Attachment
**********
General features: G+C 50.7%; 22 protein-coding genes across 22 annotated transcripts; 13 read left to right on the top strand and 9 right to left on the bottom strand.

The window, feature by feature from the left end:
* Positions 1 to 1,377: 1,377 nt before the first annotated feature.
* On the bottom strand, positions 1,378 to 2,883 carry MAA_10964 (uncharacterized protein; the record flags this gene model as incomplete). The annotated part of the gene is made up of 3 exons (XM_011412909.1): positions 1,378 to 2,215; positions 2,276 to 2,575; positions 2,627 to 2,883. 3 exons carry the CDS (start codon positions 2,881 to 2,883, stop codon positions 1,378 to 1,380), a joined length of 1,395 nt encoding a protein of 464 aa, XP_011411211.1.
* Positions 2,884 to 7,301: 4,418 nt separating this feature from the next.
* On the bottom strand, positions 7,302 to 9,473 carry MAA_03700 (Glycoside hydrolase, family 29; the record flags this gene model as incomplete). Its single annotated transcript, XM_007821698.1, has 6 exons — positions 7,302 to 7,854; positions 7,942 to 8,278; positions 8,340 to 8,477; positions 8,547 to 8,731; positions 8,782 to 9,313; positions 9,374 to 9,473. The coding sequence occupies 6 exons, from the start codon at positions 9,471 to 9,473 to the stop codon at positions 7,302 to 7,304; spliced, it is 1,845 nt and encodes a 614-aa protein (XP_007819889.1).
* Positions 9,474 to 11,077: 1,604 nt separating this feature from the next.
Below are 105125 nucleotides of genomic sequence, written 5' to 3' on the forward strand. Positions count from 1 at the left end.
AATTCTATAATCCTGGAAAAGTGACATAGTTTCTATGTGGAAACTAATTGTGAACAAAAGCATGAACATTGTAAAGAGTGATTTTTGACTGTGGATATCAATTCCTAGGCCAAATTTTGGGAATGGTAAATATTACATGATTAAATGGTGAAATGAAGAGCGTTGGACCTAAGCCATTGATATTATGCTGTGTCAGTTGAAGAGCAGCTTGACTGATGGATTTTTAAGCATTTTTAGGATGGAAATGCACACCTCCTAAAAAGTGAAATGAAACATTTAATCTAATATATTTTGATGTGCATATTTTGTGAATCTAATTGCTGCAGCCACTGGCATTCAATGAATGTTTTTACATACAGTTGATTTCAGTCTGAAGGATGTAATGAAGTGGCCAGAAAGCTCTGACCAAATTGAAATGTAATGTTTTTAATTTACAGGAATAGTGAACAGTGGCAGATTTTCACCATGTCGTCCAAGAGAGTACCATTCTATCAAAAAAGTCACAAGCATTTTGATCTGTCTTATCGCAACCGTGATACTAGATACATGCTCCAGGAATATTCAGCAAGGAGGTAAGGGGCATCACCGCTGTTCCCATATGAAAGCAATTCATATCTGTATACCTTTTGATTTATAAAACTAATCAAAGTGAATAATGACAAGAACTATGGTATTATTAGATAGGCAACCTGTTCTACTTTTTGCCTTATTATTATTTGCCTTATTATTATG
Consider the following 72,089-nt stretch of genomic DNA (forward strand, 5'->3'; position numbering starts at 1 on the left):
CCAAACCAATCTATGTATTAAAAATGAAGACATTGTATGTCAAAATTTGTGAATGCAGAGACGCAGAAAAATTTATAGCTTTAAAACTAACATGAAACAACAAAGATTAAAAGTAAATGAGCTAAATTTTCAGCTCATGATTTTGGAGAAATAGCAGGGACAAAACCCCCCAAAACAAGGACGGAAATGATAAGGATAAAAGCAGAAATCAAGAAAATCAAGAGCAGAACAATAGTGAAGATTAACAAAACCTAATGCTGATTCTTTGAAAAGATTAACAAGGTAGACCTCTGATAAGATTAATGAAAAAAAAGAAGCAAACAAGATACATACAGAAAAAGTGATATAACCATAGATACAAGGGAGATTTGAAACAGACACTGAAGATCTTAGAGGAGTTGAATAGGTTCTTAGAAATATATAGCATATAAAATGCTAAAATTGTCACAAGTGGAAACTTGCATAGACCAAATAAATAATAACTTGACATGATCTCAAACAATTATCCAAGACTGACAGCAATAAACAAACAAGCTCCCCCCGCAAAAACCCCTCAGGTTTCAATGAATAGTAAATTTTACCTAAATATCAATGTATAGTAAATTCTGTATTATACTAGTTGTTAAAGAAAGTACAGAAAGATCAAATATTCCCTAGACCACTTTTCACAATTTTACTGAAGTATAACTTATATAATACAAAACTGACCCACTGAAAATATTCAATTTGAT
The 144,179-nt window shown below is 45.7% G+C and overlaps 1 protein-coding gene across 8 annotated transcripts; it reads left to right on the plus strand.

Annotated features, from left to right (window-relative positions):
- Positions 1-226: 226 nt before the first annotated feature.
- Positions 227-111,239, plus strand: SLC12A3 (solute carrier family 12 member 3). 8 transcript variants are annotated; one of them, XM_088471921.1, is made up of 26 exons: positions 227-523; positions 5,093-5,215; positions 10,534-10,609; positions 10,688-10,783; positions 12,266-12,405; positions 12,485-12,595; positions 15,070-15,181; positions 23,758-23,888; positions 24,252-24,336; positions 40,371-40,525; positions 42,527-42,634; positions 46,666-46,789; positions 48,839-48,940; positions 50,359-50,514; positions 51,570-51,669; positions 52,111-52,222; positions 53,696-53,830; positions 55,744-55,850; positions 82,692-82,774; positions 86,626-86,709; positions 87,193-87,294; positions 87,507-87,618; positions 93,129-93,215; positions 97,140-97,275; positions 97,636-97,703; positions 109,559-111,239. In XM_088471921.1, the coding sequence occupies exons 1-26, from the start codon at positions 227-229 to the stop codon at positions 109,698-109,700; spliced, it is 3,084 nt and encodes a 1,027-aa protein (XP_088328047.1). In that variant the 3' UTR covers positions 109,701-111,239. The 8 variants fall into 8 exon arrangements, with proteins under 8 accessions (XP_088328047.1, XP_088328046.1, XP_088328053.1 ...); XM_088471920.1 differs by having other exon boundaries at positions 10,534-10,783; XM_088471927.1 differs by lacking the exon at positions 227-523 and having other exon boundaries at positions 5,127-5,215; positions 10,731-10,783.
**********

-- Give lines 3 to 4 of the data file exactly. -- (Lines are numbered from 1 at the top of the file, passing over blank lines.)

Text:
* Positions 1 to 1,377: 1,377 nt before the first annotated feature.
* On the bottom strand, positions 1,378 to 2,883 carry MAA_10964 (uncharacterized protein; the record flags this gene model as incomplete). The annotated part of the gene is made up of 3 exons (XM_011412909.1): positions 1,378 to 2,215; positions 2,276 to 2,575; positions 2,627 to 2,883. 3 exons carry the CDS (start codon positions 2,881 to 2,883, stop codon positions 1,378 to 1,380), a joined length of 1,395 nt encoding a protein of 464 aa, XP_011411211.1.